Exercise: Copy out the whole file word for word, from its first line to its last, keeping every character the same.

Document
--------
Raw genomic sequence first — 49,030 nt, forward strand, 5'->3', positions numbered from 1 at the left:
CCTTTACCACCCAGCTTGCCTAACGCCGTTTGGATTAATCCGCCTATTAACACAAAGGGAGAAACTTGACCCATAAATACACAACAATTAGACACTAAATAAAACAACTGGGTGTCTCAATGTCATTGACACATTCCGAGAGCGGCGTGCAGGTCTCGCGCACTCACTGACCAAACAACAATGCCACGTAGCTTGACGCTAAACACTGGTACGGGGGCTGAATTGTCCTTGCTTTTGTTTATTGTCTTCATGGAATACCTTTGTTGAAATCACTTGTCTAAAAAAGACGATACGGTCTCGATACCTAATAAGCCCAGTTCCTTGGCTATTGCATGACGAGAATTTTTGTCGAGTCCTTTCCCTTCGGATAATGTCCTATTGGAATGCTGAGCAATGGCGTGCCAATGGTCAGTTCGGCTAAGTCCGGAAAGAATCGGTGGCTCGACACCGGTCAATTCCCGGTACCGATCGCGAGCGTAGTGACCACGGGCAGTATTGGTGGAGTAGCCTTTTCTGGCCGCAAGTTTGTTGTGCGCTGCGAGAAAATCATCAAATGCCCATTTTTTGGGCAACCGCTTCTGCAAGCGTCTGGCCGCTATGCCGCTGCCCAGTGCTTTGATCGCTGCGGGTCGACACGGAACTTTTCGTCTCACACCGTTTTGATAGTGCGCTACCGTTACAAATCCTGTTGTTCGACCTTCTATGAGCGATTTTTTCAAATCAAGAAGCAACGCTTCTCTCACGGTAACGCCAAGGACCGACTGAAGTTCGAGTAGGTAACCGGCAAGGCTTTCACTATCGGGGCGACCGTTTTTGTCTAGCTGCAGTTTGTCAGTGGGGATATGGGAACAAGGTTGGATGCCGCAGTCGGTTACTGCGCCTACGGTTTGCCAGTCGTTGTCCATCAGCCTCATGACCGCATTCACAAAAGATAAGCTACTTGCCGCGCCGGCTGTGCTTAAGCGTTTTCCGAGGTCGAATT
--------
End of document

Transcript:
Raw genomic sequence first — 49,030 nt, forward strand, 5'->3', positions numbered from 1 at the left:
CCTTTACCACCCAGCTTGCCTAACGCCGTTTGGATTAATCCGCCTATTAACACAAAGGGAGAAACTTGACCCATAAATACACAACAATTAGACACTAAATAAAACAACTGGGTGTCTCAATGTCATTGACACATTCCGAGAGCGGCGTGCAGGTCTCGCGCACTCACTGACCAAACAACAATGCCACGTAGCTTGACGCTAAACACTGGTACGGGGGCTGAATTGTCCTTGCTTTTGTTTATTGTCTTCATGGAATACCTTTGTTGAAATCACTTGTCTAAAAAAGACGATACGGTCTCGATACCTAATAAGCCCAGTTCCTTGGCTATTGCATGACGAGAATTTTTGTCGAGTCCTTTCCCTTCGGATAATGTCCTATTGGAATGCTGAGCAATGGCGTGCCAATGGTCAGTTCGGCTAAGTCCGGAAAGAATCGGTGGCTCGACACCGGTCAATTCCCGGTACCGATCGCGAGCGTAGTGACCACGGGCAGTATTGGTGGAGTAGCCTTTTCTGGCCGCAAGTTTGTTGTGCGCTGCGAGAAAATCATCAAATGCCCATTTTTTGGGCAACCGCTTCTGCAAGCGTCTGGCCGCTATGCCGCTGCCCAGTGCTTTGATCGCTGCGGGTCGACACGGAACTTTTCGTCTCACACCGTTTTGATAGTGCGCTACCGTTACAAATCCTGTTGTTCGACCTTCTATGAGCGATTTTTTCAAATCAAGAAGCAACGCTTCTCTCACGGTAACGCCAAGGACCGACTGAAGTTCGAGTAGGTAACCGGCAAGGCTTTCACTATCGGGGCGACCGTTTTTGTCTAGCTGCAGTTTGTCAGTGGGGATATGGGAACAAGGTTGGATGCCGCAGTCGGTTACTGCGCCTACGGTTTGCCAGTCGTTGTCCATCAGCCTCATGACCGCATTCACAAAAGATAAGCTACTTGCCGCGCCGGCTGTGCTTAAGCGTTTTCCGAGGTCGAATT